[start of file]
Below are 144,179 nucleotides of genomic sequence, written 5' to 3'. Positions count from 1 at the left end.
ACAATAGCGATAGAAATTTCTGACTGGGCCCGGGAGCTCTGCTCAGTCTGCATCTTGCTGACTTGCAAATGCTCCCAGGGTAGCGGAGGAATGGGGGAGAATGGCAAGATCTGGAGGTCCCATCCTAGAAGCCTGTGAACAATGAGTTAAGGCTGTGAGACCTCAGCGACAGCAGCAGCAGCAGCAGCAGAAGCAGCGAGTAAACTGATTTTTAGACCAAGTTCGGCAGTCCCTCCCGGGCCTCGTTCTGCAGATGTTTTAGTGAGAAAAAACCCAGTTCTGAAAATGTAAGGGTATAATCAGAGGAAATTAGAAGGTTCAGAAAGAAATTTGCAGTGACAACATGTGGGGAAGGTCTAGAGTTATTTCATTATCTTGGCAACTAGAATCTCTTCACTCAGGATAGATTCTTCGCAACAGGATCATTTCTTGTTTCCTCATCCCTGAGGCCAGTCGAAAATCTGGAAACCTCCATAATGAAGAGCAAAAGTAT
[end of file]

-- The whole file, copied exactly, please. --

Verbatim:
Below are 144,179 nucleotides of genomic sequence, written 5' to 3'. Positions count from 1 at the left end.
ACAATAGCGATAGAAATTTCTGACTGGGCCCGGGAGCTCTGCTCAGTCTGCATCTTGCTGACTTGCAAATGCTCCCAGGGTAGCGGAGGAATGGGGGAGAATGGCAAGATCTGGAGGTCCCATCCTAGAAGCCTGTGAACAATGAGTTAAGGCTGTGAGACCTCAGCGACAGCAGCAGCAGCAGCAGCAGAAGCAGCGAGTAAACTGATTTTTAGACCAAGTTCGGCAGTCCCTCCCGGGCCTCGTTCTGCAGATGTTTTAGTGAGAAAAAACCCAGTTCTGAAAATGTAAGGGTATAATCAGAGGAAATTAGAAGGTTCAGAAAGAAATTTGCAGTGACAACATGTGGGGAAGGTCTAGAGTTATTTCATTATCTTGGCAACTAGAATCTCTTCACTCAGGATAGATTCTTCGCAACAGGATCATTTCTTGTTTCCTCATCCCTGAGGCCAGTCGAAAATCTGGAAACCTCCATAATGAAGAGCAAAAGTAT